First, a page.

In such cases, there are a lot of possible culprits. The most potent one, however, may just be the new medication you’re taking. We’re not talking about sleeping pills here, but other meds that can cause insomnia as a side effect. As chemicals don’t work the same way for different people, side effects don’t manifest the same way for everyone. Some people may experience sleep loss due to their prescription drugs, while others won’t. There’s no way to know if a newly prescribed medicine will affect your sleep until you take them, you will most likely have to bear with it until you can consult with your doctor or pharmacist on whether they can adjust the dosage or replace it with a different one.

Medicines that Can Cause Insomnia

These drugs can affect the quality and quantity of your sleep:

1. Antibiotics

Specific varieties of antibiotics can cause difficulties in falling asleep. Quinolones could intensify the effects of caffeine, causing it to last longer in your system. This, in turn, could result to sleeplessness. Class members include ciprofloxacin (Cipro),  moxifloxacin (Avelox), levofloxacin (Levaquin), and ofloxacin (Floxin).

2. Corticosteroids

Taken to treat inflammations, gout, rheumatoid arthritis, lupus, and allergic reactions, corticosteroids can also influence the body’s adrenal glands, which then affects sleep. Class members include cortisone, methylprednisolone (Medrol), prednisone, and triamcinolone.

3. Statins

Typically prescribed to help manage high blood pressure, statins come with a side effect of muscle pain. This, in turn, makes it difficult for a some to fall asleep. Varieties include atorvastatin (Lipitor), simvastatin (Zocor), lovastatin (Mevacor), and rosuvastatin (Crestor).

4. Alpha-blockers

Also used to manage high blood pressure, alpha blockers can help relax muscles and improve the taker’s blood flow. However, it affects REM sleep, decreasing the quality of a person’s zzz’s. Examples of alha-blockers are alfuzosin (Uroxatral), silodosin (Rapaflo), prazosin (Minipress), terazosin (Hytrin), doxazosin (Cardura), and tamsulosin (Flomax).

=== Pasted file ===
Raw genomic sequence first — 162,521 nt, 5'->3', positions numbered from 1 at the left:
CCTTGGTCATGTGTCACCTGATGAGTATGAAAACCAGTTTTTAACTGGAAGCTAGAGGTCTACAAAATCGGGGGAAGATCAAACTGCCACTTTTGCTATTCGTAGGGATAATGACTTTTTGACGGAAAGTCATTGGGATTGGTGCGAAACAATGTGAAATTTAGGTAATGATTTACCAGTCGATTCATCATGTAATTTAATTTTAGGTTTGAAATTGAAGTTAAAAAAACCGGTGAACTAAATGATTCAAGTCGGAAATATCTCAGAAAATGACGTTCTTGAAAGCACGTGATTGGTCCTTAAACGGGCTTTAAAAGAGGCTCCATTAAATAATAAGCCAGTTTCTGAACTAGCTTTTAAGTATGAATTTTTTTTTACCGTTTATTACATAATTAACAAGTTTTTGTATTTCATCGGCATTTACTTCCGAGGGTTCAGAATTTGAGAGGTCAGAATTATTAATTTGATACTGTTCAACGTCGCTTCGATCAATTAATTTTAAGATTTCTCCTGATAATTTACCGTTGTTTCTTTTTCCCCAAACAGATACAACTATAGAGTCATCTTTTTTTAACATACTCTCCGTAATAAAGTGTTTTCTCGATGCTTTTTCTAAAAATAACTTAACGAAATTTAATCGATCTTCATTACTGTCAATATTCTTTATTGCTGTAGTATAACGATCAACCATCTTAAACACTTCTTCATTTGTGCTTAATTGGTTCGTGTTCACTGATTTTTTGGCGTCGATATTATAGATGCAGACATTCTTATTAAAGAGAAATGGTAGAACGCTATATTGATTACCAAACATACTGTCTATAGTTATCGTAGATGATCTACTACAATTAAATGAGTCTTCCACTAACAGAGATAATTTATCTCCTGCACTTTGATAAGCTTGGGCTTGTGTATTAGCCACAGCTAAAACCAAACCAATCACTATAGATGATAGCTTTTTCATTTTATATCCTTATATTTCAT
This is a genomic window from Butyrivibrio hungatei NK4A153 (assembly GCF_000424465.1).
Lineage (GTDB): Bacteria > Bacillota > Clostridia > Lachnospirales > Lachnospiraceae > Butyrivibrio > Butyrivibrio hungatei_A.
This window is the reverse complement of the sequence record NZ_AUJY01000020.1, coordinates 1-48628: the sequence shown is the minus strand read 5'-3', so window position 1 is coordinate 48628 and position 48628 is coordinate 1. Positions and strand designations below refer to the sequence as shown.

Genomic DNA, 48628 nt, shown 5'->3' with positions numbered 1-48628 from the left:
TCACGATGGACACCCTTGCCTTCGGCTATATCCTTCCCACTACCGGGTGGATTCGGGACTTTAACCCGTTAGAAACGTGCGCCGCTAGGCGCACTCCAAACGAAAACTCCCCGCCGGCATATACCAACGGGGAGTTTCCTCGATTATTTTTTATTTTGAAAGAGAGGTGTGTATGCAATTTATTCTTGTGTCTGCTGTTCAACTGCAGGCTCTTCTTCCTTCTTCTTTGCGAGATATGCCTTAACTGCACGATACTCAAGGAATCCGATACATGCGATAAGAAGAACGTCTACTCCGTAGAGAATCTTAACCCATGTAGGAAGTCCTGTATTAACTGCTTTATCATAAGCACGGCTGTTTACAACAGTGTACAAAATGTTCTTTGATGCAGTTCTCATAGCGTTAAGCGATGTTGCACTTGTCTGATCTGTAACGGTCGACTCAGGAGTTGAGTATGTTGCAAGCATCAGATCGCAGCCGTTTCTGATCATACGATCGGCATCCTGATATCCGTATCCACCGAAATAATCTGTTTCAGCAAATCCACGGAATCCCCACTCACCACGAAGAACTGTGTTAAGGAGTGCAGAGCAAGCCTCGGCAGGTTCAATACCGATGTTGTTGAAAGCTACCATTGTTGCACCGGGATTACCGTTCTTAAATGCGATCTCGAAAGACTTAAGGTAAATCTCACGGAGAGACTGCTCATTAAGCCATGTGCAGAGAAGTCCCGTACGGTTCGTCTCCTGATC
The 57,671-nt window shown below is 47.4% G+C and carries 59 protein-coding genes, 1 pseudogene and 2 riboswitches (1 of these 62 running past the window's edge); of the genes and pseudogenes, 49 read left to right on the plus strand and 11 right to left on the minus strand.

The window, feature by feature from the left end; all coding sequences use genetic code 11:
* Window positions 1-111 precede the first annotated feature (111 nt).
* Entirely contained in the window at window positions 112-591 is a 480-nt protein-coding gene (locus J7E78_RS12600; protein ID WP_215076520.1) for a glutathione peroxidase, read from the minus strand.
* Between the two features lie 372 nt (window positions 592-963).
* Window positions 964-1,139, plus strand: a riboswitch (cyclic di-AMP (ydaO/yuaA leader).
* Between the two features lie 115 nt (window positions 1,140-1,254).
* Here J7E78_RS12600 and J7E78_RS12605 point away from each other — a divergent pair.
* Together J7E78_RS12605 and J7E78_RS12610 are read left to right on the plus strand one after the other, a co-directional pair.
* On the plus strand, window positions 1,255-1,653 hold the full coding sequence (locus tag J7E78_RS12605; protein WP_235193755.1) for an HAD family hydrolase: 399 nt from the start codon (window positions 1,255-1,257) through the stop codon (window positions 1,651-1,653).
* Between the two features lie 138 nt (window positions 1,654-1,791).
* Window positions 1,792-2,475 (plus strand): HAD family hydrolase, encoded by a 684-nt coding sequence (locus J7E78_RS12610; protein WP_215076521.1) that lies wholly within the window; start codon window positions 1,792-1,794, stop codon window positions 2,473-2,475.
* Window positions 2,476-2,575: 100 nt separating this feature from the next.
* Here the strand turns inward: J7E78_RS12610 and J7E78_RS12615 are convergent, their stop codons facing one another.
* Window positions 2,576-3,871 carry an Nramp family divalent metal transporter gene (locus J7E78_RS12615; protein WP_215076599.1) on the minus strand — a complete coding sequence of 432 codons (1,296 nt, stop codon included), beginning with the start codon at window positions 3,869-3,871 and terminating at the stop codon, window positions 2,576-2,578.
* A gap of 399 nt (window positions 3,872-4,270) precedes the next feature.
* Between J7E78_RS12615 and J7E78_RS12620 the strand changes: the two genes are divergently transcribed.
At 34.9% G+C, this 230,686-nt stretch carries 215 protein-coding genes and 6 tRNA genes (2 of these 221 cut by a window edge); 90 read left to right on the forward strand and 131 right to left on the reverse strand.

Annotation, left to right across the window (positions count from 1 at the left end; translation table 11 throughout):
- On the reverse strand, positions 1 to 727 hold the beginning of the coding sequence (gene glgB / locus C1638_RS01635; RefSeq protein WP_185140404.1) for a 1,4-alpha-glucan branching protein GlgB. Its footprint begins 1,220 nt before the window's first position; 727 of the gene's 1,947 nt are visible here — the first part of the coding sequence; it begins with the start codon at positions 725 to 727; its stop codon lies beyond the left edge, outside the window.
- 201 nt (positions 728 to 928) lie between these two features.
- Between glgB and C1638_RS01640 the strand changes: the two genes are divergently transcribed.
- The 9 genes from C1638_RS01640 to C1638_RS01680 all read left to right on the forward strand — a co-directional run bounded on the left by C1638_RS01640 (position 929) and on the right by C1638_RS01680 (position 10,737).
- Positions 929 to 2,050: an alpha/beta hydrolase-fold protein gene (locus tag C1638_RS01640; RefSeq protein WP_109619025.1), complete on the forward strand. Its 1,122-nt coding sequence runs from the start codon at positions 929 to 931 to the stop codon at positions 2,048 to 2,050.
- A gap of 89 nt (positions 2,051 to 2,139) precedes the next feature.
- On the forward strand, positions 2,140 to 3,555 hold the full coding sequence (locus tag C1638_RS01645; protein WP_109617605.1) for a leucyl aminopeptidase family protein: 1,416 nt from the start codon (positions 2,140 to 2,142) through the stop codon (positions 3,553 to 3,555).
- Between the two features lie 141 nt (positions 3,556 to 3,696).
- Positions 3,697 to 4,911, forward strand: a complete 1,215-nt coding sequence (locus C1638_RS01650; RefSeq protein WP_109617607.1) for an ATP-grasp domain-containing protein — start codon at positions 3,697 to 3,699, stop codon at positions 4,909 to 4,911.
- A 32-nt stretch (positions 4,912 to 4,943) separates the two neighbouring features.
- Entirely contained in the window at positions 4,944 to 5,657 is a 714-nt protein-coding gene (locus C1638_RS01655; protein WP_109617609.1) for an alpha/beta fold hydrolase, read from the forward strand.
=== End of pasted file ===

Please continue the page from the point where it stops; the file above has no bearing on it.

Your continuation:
How to Deal

It is never okay to suffer from insomnia while you’re treating a different condition. So if you suspect that your new meds are causing your sleeplessness, see your medical health provider right away. A dosage adjustment or prescription replacement can resolve the issue, so don’t hesitate to seek help as soon as you can.


Why A Good Night’s Sleep is Almost Impossible Away from Your Bed

good nights sleep

Some people can sleep anywhere at any given time. They’re often humorously referred to as the “masa,” short for “masandal, tulog” (can fall asleep as soon as they get back support). Others, however, find it hard to sleep in new places. We typically refer to this as “pamamahay,” or the feeling that you’re not really at home in a new place. We knew that being in a different place can cause sleep difficulties, but what we didn’t know was why it was so hard for some folks to sleep in a different bed.

A new study published in Current Biology explains what exactly happens when we sleep in a different place. Apparently, when you sleep in a different environment, your body does its best to protect you. By keeping the left hemisphere of your brain awake, your body can still react to potential dangers even while you’re catching some zzz’s. As we are most vulnerable while asleep, being in an unfamiliar place heightens the body’s alertness, urging it to take measures to protect itself even subconsciously.

This is why grogginess is experienced the next morning after sleeping in a different bed. It’s really hard to get a good night’s sleep when your body has a high sense of self preservation, so if you tend to experience “pamamahay” on the regular, getting more sleep at home is advised. This way, you can, at least, bank on a few restful zzz’s before you have to sleep somewhere else.